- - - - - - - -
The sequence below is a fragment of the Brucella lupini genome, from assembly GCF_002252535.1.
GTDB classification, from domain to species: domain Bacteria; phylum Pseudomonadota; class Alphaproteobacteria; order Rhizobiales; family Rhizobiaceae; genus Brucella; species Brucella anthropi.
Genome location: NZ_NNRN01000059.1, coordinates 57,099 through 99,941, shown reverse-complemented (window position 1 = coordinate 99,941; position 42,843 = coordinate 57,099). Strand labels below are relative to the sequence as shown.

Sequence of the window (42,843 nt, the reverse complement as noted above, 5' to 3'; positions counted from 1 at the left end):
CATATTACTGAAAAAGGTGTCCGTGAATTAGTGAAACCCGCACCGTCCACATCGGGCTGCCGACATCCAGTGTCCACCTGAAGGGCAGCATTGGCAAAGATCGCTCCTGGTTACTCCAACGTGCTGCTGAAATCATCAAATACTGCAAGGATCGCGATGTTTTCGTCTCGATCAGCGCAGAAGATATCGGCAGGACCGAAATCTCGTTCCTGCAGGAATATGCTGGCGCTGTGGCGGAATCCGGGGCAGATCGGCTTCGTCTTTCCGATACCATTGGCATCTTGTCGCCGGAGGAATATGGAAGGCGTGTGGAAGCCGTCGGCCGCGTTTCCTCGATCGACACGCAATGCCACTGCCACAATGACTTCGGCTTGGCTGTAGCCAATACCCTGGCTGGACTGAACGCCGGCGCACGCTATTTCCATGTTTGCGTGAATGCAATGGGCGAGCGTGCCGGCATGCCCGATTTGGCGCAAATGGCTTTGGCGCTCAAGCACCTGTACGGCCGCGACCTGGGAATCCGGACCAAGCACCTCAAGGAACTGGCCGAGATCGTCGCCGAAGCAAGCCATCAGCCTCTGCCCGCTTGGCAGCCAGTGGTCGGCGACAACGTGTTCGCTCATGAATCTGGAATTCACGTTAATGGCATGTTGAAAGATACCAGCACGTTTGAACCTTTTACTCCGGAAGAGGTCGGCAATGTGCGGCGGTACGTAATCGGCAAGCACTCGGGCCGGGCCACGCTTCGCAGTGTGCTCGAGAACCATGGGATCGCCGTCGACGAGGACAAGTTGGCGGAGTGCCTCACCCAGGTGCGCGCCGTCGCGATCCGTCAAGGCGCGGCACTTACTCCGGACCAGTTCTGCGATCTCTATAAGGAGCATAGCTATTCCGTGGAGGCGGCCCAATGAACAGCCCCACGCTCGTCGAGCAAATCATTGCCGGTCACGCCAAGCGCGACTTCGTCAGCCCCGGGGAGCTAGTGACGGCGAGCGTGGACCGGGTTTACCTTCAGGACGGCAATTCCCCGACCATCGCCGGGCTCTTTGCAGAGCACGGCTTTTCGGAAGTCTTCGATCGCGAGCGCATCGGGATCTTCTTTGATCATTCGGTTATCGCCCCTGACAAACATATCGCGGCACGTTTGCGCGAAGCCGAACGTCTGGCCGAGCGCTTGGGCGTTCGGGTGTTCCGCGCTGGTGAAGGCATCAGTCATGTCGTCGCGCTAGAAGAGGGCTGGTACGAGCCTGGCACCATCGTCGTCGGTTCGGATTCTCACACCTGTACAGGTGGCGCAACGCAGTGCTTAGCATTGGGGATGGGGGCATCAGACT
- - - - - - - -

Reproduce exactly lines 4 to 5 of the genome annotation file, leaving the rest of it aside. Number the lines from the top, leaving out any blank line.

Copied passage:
Sequence of the window (42,843 nt, the reverse complement as noted above, 5' to 3'; positions counted from 1 at the left end):
CATATTACTGAAAAAGGTGTCCGTGAATTAGTGAAACCCGCACCGTCCACATCGGGCTGCCGACATCCAGTGTCCACCTGAAGGGCAGCATTGGCAAAGATCGCTCCTGGTTACTCCAACGTGCTGCTGAAATCATCAAATACTGCAAGGATCGCGATGTTTTCGTCTCGATCAGCGCAGAAGATATCGGCAGGACCGAAATCTCGTTCCTGCAGGAATATGCTGGCGCTGTGGCGGAATCCGGGGCAGATCGGCTTCGTCTTTCCGATACCATTGGCATCTTGTCGCCGGAGGAATATGGAAGGCGTGTGGAAGCCGTCGGCCGCGTTTCCTCGATCGACACGCAATGCCACTGCCACAATGACTTCGGCTTGGCTGTAGCCAATACCCTGGCTGGACTGAACGCCGGCGCACGCTATTTCCATGTTTGCGTGAATGCAATGGGCGAGCGTGCCGGCATGCCCGATTTGGCGCAAATGGCTTTGGCGCTCAAGCACCTGTACGGCCGCGACCTGGGAATCCGGACCAAGCACCTCAAGGAACTGGCCGAGATCGTCGCCGAAGCAAGCCATCAGCCTCTGCCCGCTTGGCAGCCAGTGGTCGGCGACAACGTGTTCGCTCATGAATCTGGAATTCACGTTAATGGCATGTTGAAAGATACCAGCACGTTTGAACCTTTTACTCCGGAAGAGGTCGGCAATGTGCGGCGGTACGTAATCGGCAAGCACTCGGGCCGGGCCACGCTTCGCAGTGTGCTCGAGAACCATGGGATCGCCGTCGACGAGGACAAGTTGGCGGAGTGCCTCACCCAGGTGCGCGCCGTCGCGATCCGTCAAGGCGCGGCACTTACTCCGGACCAGTTCTGCGATCTCTATAAGGAGCATAGCTATTCCGTGGAGGCGGCCCAATGAACAGCCCCACGCTCGTCGAGCAAATCATTGCCGGTCACGCCAAGCGCGACTTCGTCAGCCCCGGGGAGCTAGTGACGGCGAGCGTGGACCGGGTTTACCTTCAGGACGGCAATTCCCCGACCATCGCCGGGCTCTTTGCAGAGCACGGCTTTTCGGAAGTCTTCGATCGCGAGCGCATCGGGATCTTCTTTGATCATTCGGTTATCGCCCCTGACAAACATATCGCGGCACGTTTGCGCGAAGCCGAACGTCTGGCCGAGCGCTTGGGCGTTCGGGTGTTCCGCGCTGGTGAAGGCATCAGTCATGTCGTCGCGCTAGAAGAGGGCTGGTACGAGCCTGGCACCATCGTCGTCGGTTCGGATTCTCACACCTGTACAGGTGGCGCAACGCAGTGCTTAGCATTGGGGATGGGGGCATCAGACT